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Sponsored: Money Matters – Tax Wrappers

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When we save for the medium or long-term, we need to decide which product or “tax wrapper” to invest into.

The normal route would be to favour tax advantaged investments which will result in less tax and a better return. I have listed these below, but a recommendation will be dependent on your circumstances.

1. Personal Pensions are tax advantaged investment wrappers which incentivise an investor to save for their retirement. For most people this will be the prime way to save for their retirement (from age 55). There are contribution limits as well as a limit on the size of the pot that can be accumulated without penalty.

2. Individual Savings Accounts allow you to save in a flexible tax efficient way as all income and gains are tax free. They are normally the first non-pension investment recommended. They have a contribution limit but no ceiling on the amount accumulated.

3. OEICs and General Investment Accounts are often called unwrapped investments as there is no tax within the fund, with the investor being liable to income tax on the income received by the fund and capital gains tax on gains generated when investments are sold. While they are not tax advantaged, they may be considered tax neutral and you can use the annual capital gains tax exemption to reduce or eliminate tax on gains. It should also be noted that capital gains tax is 10% for basic rate taxpayers and 20% thereafter which is attractive when compared to income tax.

4. Investment bonds (onshore or offshore) are tax deferred investments where the tax paid will not be known until either partial or full encashment is made. They are both subject to income tax on both income and gains. We see many clients with investment bonds which have grown over many years but also have a large tax bill on encashment which the investor is unaware of. Speak to a good Independent Financial Adviser to minimise the tax due.

Each tax wrapper you have will have its own features, benefits, funds and costs so it is wise to have these reviewed regularly.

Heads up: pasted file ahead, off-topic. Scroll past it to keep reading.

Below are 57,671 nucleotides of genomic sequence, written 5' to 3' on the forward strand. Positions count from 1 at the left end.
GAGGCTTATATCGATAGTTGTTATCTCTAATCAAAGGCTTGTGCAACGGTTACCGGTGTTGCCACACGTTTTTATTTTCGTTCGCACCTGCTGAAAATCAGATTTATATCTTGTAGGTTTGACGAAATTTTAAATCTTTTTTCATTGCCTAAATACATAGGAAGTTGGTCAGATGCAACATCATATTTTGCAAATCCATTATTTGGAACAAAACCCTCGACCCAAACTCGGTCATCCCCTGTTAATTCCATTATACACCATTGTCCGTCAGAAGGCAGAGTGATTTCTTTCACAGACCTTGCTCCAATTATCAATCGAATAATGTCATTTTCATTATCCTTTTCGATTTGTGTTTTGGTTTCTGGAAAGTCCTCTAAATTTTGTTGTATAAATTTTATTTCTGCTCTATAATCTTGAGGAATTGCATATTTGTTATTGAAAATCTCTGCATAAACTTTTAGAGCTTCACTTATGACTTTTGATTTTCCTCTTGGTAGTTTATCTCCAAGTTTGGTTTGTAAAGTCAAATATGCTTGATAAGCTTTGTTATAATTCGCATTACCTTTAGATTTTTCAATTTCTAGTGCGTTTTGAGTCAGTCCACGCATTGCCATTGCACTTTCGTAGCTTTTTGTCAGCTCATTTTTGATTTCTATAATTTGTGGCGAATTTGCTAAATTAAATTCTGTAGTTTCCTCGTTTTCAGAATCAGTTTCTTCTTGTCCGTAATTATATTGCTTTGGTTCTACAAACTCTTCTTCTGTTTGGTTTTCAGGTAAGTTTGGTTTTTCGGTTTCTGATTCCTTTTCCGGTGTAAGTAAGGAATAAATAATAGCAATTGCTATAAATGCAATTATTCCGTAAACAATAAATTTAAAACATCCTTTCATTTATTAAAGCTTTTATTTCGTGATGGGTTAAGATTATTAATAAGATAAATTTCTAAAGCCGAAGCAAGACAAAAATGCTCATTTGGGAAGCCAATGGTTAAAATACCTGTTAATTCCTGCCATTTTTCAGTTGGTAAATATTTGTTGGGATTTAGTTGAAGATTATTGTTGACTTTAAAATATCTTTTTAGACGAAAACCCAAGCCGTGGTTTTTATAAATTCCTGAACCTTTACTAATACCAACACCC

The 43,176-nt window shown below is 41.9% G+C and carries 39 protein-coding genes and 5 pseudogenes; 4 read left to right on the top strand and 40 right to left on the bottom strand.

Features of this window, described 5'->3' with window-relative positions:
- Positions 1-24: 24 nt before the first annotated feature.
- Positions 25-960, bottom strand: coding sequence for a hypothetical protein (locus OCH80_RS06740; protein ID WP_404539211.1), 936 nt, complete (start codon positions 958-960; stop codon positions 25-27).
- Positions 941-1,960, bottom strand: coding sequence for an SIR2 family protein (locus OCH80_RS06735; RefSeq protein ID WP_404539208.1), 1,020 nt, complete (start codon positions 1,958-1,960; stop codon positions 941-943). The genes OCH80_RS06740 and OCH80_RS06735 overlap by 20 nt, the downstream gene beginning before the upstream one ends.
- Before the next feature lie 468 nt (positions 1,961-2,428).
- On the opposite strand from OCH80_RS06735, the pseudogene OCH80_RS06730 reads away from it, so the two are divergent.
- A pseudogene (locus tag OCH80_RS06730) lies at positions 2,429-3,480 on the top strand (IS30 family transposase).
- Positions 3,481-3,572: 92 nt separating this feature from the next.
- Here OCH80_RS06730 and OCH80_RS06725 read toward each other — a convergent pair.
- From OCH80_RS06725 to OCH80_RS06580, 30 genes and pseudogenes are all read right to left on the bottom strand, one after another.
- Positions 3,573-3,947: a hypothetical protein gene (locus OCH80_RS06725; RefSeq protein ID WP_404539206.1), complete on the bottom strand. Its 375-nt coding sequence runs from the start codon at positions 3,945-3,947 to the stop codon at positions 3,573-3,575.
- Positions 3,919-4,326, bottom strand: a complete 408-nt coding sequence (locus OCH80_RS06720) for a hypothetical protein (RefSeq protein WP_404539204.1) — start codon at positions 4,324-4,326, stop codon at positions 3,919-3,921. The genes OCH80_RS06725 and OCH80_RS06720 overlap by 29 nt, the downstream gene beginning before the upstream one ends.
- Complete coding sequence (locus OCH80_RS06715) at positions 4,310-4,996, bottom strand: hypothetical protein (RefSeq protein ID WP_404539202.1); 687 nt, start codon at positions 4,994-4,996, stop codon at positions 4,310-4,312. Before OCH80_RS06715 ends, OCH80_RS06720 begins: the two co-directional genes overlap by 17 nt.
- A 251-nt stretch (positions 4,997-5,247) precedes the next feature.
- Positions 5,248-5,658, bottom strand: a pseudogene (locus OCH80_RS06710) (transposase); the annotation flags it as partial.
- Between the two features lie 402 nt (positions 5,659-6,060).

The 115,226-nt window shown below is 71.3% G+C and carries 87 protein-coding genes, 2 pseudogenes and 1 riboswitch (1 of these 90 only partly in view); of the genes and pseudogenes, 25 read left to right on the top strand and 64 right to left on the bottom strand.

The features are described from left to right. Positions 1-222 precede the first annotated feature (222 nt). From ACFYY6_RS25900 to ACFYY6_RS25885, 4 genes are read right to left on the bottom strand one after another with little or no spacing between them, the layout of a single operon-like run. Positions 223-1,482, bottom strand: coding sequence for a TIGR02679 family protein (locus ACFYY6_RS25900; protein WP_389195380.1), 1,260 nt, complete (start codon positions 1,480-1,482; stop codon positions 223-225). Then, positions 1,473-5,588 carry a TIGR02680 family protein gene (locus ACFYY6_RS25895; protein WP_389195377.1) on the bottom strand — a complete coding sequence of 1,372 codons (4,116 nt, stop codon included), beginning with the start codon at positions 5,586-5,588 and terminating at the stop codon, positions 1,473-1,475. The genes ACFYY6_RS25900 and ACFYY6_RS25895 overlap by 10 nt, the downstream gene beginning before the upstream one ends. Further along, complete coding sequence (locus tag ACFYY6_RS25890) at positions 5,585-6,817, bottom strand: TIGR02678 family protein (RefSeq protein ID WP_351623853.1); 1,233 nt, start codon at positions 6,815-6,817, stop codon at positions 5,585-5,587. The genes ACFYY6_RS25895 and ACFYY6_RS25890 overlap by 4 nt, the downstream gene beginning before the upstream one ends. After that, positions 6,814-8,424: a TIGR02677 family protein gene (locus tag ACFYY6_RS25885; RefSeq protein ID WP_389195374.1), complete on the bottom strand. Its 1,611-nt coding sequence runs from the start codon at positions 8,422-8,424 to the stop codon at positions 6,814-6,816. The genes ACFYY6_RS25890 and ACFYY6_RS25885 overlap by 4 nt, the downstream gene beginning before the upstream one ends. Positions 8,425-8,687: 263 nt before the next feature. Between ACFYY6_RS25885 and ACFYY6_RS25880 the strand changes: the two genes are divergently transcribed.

Reasons to get advice include:

  • Improve the retirement flexibility and death benefits of your existing pensions & perhaps consolidate multiple old schemes.
  • Reduce the tax burden thereby improving your investment return.
  • Reduce the ongoing costs – especially where a Discretionary Fund Manager is currently used.
  • Move from historic with profits investments or funds now closed to new investors.
  • Reduce your investment risk as you near or enter retirement.
  • Simplifying your investments and pensions to aid planning and reduce paperwork.
  • Get a plan – understand what you can and cannot afford in retirement!

Get Expert Help
James Sinclair FPFS is a Chartered Financial Planner at Achieve Financial Planning Ltd, which is authorised and regulated by the Financial Conduct Authority.

visit Achieve Financial Planning Ltd website for more information.



Overpaying tax can happen for a number of reasons, whether you’re employed, selfemployed, or retired. You might have paid too much tax, for example:
  • if you started a new job and have been taxed under an emergency code
  • if your employer or pension provider used the wrong tax code
  • if you only had a job for part of the tax year
  • if you have more than one job at the same time
  • if your circumstances changed, such as going from full-time to part-time work, or your self-employed income changed
  • if you have more than one occupational pension and your personal allowances have not been allocated properly.

Avoiding tax rebate scams A number of criminals take advantage of this time
of the year to send fraudulent messages that claim to offer a tax refund.

The Revenue will only inform you about tax refunds via an email notification to log into your online HMRC account (and will never send links or ask for personal details in an email), by post or through your employer, so be cautious about any other messages you receive.

David McConachie APFS is a Chartered Financial Planner at Campbell & McConachie, which is authorised and regulated by the Financial Conduct Authority.

visit Campbell & McConachie’s website for more information.

Next month’s topic is on Investment Platforms

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